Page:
The latter conviction is the result of my inability to tolerate many medications, including pain relievers stronger than OTC NSAIDs (and definitely not opioids!), anesthesia with fentanyl, oral diabetic meds, and statins. I have had to learn how to manage pain using physical therapy, ultrasound therapy, and all the methods that are now being widely utilized: i.e. meditation, music, and mild exercise. The most effective therapy I have found for even moderately severe pain is involving myself in activities that I love, like teaching, socializing, church, and volunteer work. But the degenerative nature of my back problems eventually overcame my ability to utilize these methods effectively. So, I ended up in Dr. Murphy’s procedure room, much against my better judgment.
Did I trust him? Only to do the procedure. However, his record of success, the respect his patients and staff accorded him, and Dr. Trommler’s firm support of his ability all served to convince me he knew what he was doing. As to his Pain Center, I reasoned that since I could not take medications, and “that was what Pain Clinics” were said to really be about, I would not attend—I thought. In fact, experiencing Dr. Murphy’s compassion, skill, genuine respect for his patients and willingness to be totally “with” them during visits and procedures soon won my complete trust and respect for him, and for the way he practices medicine. Also, for Dr. Murphy, medicine is not a profit-seeking enterprise. He often writes and always practices that medicine is a sacred calling. So do I trust him now? Implicitly.
Six months after my first epidural (and already in much better health largely as a result of the care received from Dr. Murphy) I became a patient in the pain management clinic, where my physical intolerance of narcotics and other medications is taken in stride. That is to say, I finally remembered my sociological training (to say nothing of my own teaching on the subject) and realized that no matter what my experience was in my former life, it did not come close to describing an entire branch of medical expertise and practice, and more precisely, the work of the Murphy Pain Center. There, I am treated with respect. I am listened to, and my concerns taken seriously. Everything is explained to me. The result? Over the past year my ability to function has advanced to the point that I am now teaching part time at a local university (and loving it!), working with three volunteer organizations (on the Board of one), serving in several capacities at my church, and thoroughly enjoying my life again.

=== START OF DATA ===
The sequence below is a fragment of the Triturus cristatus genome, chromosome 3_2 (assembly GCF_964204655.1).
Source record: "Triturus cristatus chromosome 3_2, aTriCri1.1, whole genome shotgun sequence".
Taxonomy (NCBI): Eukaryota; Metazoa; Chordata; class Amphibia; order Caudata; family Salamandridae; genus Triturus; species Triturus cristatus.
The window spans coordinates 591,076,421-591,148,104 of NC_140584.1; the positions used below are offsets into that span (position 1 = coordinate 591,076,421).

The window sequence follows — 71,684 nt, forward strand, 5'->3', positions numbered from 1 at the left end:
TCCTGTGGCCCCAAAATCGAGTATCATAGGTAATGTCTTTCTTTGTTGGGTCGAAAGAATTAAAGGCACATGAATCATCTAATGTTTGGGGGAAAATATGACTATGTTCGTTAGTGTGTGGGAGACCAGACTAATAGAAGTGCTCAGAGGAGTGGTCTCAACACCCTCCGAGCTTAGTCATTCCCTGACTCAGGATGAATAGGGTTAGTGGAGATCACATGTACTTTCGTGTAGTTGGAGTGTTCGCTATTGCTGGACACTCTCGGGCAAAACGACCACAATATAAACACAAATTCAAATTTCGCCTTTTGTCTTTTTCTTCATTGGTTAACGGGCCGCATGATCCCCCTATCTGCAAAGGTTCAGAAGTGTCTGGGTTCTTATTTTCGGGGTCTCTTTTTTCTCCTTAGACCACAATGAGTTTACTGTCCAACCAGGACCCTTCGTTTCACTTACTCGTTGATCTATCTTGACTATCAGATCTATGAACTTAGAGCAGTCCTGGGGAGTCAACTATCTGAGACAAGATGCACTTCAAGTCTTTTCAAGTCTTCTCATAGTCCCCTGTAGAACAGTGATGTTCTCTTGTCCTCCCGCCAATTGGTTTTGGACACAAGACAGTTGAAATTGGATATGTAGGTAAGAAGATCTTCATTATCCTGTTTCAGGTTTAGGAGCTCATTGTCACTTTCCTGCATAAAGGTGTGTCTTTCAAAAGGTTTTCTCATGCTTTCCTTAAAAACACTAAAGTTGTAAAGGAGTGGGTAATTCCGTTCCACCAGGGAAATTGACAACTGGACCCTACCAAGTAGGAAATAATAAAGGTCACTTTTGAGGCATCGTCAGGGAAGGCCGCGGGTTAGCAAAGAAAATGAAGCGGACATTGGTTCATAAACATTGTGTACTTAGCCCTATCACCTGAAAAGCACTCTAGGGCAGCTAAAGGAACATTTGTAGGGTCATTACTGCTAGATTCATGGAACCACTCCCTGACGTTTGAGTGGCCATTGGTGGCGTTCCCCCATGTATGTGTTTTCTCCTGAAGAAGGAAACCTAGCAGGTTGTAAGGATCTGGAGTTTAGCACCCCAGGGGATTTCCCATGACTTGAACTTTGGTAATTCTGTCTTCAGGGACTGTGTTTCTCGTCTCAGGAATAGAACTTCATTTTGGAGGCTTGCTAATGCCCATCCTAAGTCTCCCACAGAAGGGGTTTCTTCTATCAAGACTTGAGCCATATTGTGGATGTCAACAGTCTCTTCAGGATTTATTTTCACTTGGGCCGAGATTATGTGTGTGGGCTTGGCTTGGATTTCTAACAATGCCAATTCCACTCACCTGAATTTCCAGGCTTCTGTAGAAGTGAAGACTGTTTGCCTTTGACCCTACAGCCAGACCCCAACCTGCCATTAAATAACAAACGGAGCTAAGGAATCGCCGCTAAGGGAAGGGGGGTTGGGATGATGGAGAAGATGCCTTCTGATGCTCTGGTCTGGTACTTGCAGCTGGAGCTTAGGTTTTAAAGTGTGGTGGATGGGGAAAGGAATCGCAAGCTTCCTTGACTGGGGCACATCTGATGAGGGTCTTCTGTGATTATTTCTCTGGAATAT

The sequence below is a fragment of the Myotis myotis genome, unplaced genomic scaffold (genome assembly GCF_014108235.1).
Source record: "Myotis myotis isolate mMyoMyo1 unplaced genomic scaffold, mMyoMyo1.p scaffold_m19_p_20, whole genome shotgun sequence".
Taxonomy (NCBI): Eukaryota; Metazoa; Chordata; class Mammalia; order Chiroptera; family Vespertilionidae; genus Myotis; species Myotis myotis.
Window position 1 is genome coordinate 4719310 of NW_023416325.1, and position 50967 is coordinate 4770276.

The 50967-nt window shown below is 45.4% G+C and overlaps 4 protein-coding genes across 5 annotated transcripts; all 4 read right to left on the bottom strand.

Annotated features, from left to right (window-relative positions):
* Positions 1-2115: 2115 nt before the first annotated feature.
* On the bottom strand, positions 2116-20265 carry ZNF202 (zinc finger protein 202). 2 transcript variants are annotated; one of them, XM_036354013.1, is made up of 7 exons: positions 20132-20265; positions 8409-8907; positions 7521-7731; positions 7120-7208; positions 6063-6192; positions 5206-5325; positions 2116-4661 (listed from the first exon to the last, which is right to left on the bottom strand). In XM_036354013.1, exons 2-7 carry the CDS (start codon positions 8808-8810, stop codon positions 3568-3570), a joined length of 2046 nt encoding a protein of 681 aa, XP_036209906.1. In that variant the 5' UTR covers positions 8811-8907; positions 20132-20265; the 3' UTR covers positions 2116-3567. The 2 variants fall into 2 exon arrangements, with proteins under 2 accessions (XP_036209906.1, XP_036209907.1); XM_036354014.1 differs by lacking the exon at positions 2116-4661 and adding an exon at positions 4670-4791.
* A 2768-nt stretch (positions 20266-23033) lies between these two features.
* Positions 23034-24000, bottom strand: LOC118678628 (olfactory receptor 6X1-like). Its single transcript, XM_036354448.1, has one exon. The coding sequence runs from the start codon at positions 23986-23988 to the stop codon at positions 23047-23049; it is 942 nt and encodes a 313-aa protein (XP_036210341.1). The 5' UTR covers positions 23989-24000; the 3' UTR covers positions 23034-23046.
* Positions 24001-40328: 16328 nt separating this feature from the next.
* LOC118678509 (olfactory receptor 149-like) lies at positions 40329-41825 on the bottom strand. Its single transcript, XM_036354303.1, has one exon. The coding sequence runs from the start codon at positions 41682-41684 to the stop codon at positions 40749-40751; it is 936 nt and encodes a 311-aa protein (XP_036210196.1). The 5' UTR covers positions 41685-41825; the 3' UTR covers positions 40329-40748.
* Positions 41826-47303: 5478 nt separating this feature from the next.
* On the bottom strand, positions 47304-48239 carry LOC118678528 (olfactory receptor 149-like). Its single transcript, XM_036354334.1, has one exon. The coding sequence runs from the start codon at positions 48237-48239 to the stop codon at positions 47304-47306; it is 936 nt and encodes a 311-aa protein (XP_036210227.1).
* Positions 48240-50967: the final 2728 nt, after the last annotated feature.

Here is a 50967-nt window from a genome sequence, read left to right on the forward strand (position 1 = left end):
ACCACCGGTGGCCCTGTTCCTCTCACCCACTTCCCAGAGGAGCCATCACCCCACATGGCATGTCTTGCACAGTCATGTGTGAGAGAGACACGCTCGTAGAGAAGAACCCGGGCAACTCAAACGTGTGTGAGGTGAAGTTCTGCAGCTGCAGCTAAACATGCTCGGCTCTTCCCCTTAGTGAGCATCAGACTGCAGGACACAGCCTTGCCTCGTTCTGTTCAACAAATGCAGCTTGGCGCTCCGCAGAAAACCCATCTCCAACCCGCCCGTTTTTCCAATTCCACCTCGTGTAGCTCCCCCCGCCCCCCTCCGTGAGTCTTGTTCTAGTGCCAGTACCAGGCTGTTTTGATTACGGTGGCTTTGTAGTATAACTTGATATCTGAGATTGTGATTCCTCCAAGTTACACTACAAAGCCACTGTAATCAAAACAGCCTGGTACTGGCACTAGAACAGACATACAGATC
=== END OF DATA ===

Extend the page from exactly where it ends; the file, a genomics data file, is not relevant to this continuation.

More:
Is it a life without pain? Of course not. But the pain is manageable, and not debilitating.
Before this “resurrection,” when I no longer had the will to keep fighting the illness and pain, I thought my life was (finally) over. Pain/medical management, along with an ever-expanding group of loving friends and the patience of an understanding God, restored not only my will but also my ability to rejoin the human race. I am not the same person I was before, but then who of us can claim to be the same as our younger selves?
I had to adjust to a “new normal,” to begin to pick up the unraveled threads of living; to once again look beyond the immediate desperation of losing control of my life and to see, and feel, the enticement of a world that had somehow managed to retain its fascinations even when I was not paying attention. I joked with friends that I now know how Lazarus might have felt, when Jesus brought him back to life. What a thrill it has been!
Yet coming back to life has its challenges, as well as its joys. Old ways of coping with day to day living have had to be relearned after years of coping with pain and desperation and of serving the egocentric needs of being a patient. This change has been both an outward and an inward journey. That journey has been faithfully accompanied and supported by Dr. Murphy and his staff. How often I have heard him say “Don’t fret. It will be OK.” Some activities remain beyond the scope of my physical and/or mental ability, but still I often think in terms of “before the end of my pain and illness” and “after I began my new life.”
Can I put this story into a simple summary paragraph? Not really. I can only list the primary factors, as I see them:
- The skill, compassion, and faithful commitment of a physician of integrity;
- The loving support of my priests and members of my church, family, and friends;
- The ongoing care of my other outstanding physicians;
- My own newfound ability to accept the care and help of others; and
- Last, first and always: The purposeful work of a loving God.